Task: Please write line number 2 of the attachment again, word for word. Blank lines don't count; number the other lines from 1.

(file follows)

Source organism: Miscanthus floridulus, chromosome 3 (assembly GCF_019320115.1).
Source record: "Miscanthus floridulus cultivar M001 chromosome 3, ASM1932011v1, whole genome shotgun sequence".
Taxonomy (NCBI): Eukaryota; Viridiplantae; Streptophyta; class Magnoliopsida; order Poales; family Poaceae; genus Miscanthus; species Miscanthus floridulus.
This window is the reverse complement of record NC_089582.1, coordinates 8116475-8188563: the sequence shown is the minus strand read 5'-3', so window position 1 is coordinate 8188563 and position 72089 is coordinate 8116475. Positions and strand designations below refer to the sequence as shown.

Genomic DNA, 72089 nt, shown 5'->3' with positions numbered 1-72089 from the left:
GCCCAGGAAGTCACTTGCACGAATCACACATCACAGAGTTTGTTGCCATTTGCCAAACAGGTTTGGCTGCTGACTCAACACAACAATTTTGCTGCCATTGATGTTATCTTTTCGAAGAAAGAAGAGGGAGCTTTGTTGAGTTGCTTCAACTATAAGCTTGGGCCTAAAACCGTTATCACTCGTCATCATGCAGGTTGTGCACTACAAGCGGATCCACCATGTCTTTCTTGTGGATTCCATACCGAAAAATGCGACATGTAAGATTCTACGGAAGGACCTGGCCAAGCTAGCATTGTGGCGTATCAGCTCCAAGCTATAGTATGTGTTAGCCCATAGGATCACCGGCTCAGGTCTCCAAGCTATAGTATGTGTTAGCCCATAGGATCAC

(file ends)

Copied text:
Source record: "Miscanthus floridulus cultivar M001 chromosome 3, ASM1932011v1, whole genome shotgun sequence".